As part of the promotional push for his new album, Earthling, Pearl Jam frontman Eddie Vedder has sat down with Bruce Springsteen for an interview to air on Amazon Music on February 11 at 2pm (Eastern Time).
In a preview clip for this meeting of two American idols, Springsteen asks the younger man to identify some of the influences which have filtered down into the songs on this new record, telling him that he hears some punk and metal in its grooves.
“The stuff that got put in my blender, it got started maybe with Jackson 5 when I was a kid,” Vedder responds. “And then [The] Beatles as a kid and growing up and then The Who took over big time. And then, my friend … ”
Here Vedder gestures towards Springsteen who acknowledges the shout out with a chuckle and a respectful “Grazie.“
Picking up the conversational thread once more, Vedder namechecks the Band, Split Enz, Talking Heads, Sonic Youth, Fugazi, and Mudhoney as other bands who’ve helped colour his songwriting, adding emphasis by miming pressing the ‘On’ switch on his imaginary blender, and pouring out the musical mix.
“I got you,” an approving Springsteen says. “That’s what I’m hearing in there. It’s a good mix.”
Released tomorrow, February 11, Earthling features guest cameos from Stevie Wonder, Elton John, Ringo Starr, and Vedder’s late father. Vedder explained how his father came to be on the record in a recent interview with MOJO.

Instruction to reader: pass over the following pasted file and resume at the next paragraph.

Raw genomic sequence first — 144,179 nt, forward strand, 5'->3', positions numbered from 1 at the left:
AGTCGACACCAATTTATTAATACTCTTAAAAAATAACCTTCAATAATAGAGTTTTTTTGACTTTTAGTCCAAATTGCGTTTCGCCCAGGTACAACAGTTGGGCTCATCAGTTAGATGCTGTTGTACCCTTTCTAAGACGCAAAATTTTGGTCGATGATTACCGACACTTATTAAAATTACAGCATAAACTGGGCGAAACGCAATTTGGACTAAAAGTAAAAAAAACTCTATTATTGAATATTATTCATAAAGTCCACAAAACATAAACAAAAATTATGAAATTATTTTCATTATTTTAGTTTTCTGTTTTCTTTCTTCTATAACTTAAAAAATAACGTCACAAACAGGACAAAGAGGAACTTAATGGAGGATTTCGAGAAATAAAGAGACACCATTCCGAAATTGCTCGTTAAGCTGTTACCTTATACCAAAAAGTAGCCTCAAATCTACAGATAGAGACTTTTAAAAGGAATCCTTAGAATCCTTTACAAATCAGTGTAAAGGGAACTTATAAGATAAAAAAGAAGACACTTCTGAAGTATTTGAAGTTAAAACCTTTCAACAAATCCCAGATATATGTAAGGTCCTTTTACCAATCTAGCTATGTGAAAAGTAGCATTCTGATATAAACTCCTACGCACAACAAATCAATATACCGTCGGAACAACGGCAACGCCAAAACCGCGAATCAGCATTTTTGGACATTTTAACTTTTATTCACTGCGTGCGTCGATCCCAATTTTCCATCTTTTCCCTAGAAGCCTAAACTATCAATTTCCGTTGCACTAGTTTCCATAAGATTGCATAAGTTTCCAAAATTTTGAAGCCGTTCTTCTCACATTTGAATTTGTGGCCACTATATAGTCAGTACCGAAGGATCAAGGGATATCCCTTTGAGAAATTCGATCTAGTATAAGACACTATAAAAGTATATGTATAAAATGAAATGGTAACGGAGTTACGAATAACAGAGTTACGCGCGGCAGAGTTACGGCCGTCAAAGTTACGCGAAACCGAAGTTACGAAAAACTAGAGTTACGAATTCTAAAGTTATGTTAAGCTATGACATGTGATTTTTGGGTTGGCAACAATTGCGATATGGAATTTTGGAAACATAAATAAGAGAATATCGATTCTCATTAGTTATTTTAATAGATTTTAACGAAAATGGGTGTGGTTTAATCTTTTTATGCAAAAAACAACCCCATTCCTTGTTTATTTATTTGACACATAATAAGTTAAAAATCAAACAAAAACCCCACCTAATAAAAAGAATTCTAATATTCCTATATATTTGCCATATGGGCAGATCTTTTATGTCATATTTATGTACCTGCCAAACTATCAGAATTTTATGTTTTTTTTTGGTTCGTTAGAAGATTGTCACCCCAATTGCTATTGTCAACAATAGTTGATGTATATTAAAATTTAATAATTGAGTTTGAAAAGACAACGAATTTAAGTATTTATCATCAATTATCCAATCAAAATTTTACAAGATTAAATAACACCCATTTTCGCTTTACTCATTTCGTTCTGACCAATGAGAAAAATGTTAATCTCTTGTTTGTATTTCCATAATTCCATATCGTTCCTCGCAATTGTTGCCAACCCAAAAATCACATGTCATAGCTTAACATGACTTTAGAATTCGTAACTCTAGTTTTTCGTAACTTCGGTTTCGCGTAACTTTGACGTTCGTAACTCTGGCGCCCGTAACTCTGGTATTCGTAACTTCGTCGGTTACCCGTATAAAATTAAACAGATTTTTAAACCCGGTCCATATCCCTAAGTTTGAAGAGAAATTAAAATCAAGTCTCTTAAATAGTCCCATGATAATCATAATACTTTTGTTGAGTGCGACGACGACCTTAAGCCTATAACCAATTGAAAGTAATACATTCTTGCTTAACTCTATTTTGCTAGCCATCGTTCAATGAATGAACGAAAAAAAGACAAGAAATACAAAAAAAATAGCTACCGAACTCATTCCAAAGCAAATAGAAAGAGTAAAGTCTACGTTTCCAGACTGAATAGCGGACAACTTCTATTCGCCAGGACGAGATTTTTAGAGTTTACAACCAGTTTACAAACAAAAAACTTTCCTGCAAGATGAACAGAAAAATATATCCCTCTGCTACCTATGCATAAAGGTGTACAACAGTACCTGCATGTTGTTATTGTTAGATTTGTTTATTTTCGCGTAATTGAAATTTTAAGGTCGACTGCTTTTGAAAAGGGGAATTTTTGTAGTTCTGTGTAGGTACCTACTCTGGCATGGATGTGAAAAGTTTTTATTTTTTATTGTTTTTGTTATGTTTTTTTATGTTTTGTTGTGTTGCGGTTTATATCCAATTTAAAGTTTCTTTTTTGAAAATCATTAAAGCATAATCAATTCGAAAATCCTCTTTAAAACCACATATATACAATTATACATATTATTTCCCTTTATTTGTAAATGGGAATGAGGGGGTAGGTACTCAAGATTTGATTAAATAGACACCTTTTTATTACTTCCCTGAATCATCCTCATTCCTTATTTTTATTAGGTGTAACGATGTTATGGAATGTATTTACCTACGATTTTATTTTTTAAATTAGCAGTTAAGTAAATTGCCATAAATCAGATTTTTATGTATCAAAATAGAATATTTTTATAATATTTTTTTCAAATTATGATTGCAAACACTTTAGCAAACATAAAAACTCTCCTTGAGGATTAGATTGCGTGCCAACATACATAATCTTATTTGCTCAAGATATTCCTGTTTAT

“I didn’t really get to know my real father,” said Vedder, expanding upon a subject which inspired early Pearl Jam single Alive. “I met him maybe three or four times as a kid, but he was, you know, a friend of the family. It would have been nice to have been in a room with him at some point before he died when I was 13. It would have been nice to share that I knew that he was my pop, but it didn’t happen.
“But the crazy thing that did happen was that about 10 years ago, the Chicago Cubs, some of their old timers get together and play baseball for about a week, and I would go down there every other year and hang with these guys, learn about the game more so I can teach my kids more, you know, I coach baseball.
“One of the ex-players, this erudite badass trumpeter, who used to play third base, his name is Carmen Fanzone,” Vedder continues. “He also became head of the Musicians Union in Los Angeles – an incredibly cool individual. I saw Carmen playing the horn in a little club in Arizona, and this guy playing keyboards with him had been best friends with my dad. Two years later, he brought me some photos of them in little basement studios. Then a couple years after that, he brought me five songs of my dad singing, on a disc. I carried that disc around for two, three months in my suitcase, not ready to hear it. Finally, I got the guts, and after a couple bottles of wine played it one night in Argentina. And he was good. It was incredible – like he left a message for me.”
Together with producer Andrew Watt (Ozzy Osbourne/Miley Cyrus), Vedder says he assembled “a little collage” around his father’s voice, and included it towards the end of the 13-track album.
“I thought of the record like a setlist – by the end, that’s when you start bringing out special guests,” he explained to writer Keith Cameron. “We had Stevie and Elton, Ringo was an incredible addition… and then my pop gets to be on a record with those guys, which is not too shabby.”